Windows Server 2003
Like a nasty smell you can't get off your fingers, it appears Windows Server 2003 will be sticking around way past its 14 July end-of-life date.
According to HP's UK server boss, 30 per cent of the UK market have "done nothing" to migrate off the 12-year-old OS and are "hoping the problem goes away", despite the related security implications.
"Customers are waiting for Microsoft to say on 14 July, ‘we've changed our mind; we're going to extend it for 12 months'," HP's Angela Cross told CRN. "There is a potential challenge looming and HP is concerned that customers are leaving themselves exposed."
With only a week tomorrow to go before Microsoft pulls support, we don't know what to recommend, although Mr Muscle All Purpose Cleaner normally does the job.
Avnet and Arrow
Avnet and Arrow brought some glamour to the IT distribution market last month when the duo featured on a map of the largest US companies, by state.
In turning over more than any other company in their respective states of Arizona and Colorado, Avnet and Arrow achieved what Apple and Microsoft - who were edged out in their native California and Washington by Chevron and CostCo, respectively - failed to.
Although to be fair, there's not much else in Colorado other than dinosaur bones, cheeseburger joints, Bighorn sheep and snow-capped mountains.
Anti-piracy enthusiast BSA announced recently that in 2014 it saw a 50 per cent increase in the number of reports from whistleblower employees about unlicensed software use.
The industry body made the claim at the launch of its Fact or Fiction initiative, which is designed to bring SMBs up to speed on the risks associated with being underlicensed. Not least the fact that "more employees are prepared to shop their bosses", according to BSA bod Warren Weertman.
Proof once and for all that your parents lied to you - some people do like a tell-tale.
There was bad news for anyone supplying IT kit or services (so pretty much all of us, then) as Gartner warned that IT spend is now falling faster than a bad on Masterchef.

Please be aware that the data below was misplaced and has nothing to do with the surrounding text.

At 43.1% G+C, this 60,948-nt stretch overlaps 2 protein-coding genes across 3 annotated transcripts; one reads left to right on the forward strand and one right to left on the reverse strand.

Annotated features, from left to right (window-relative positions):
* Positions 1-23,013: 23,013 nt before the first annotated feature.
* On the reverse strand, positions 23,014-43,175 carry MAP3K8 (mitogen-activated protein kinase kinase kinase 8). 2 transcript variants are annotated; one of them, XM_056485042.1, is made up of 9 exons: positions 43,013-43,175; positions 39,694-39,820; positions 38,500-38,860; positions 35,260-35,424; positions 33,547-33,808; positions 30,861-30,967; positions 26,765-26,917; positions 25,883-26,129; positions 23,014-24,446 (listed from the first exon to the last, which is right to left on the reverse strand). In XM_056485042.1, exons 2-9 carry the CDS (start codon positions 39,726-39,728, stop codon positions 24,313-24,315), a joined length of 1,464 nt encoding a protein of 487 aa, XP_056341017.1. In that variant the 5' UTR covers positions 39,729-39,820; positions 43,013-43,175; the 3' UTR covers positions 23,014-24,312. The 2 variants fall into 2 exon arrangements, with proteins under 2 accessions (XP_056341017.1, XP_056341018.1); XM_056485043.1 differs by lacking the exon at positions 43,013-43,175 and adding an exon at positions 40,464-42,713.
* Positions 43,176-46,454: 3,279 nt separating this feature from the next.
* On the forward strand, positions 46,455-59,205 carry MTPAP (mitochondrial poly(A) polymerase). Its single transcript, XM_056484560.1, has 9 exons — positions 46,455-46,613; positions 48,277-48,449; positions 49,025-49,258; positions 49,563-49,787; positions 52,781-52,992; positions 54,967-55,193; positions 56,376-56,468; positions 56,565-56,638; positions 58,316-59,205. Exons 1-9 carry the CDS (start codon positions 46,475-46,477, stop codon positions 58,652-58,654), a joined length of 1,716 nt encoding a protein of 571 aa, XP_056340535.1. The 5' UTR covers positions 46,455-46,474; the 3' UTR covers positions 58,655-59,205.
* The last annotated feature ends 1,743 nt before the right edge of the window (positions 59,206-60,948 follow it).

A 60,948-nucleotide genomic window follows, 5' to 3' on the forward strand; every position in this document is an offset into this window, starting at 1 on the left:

In a development that in no way suggests its previously glowing forecast was composed on the back of a fag packet, Gartner now believes global IT spending will nosedive by 5.5 per cent this year to $3.5tn, due to the strong dollar.
"We want to stress that this is not a market crash. Such are the illusions that large swings in the value of the US dollar versus other currencies can create," snarled Gartner's John-David Lovelock.
Wiping several hundred billion dollars from the value of a market with one stroke of a keyboard - now that's an illusion even David Copperfield would be proud of.
To paraphrase poet and critic George Edward Woodberry, to not have tried is a worse failure than to have tried and been defeated.
Colt, however, may well feel differently after calling time on its ill-fated sortie into the IT services market. The comms giant's decision to gradually exit its activities in this space, which generated €78m of its €1.5bn 2014 revenues, will force it to absorb an eye-watering €45m to €55m in exceptional cash costs alone. Ouch! It will now focus on its tried-and-tested network, voice and datacentre activities. Good call.
When new pro-flexible working rules came in a year ago, the prospect of flogging more remote working IT kit sent pound signs spinning in the eyes of many IT firms.
Last June, the government ruled that all workers - not just parents and carers - were able to request to work flexibly. Employers are obliged to consider, but not grant, those requests.
A year on, Microsoft declared the rules a damp squib after its research found the majority of UK workers still have to go to the office within set hours.
"Productivity levels in the UK are stagnant," sulked Microsoft.
Reports of a surge in headsets and webcams hitting local car boot sales remained unconfirmed as CRN went to press.
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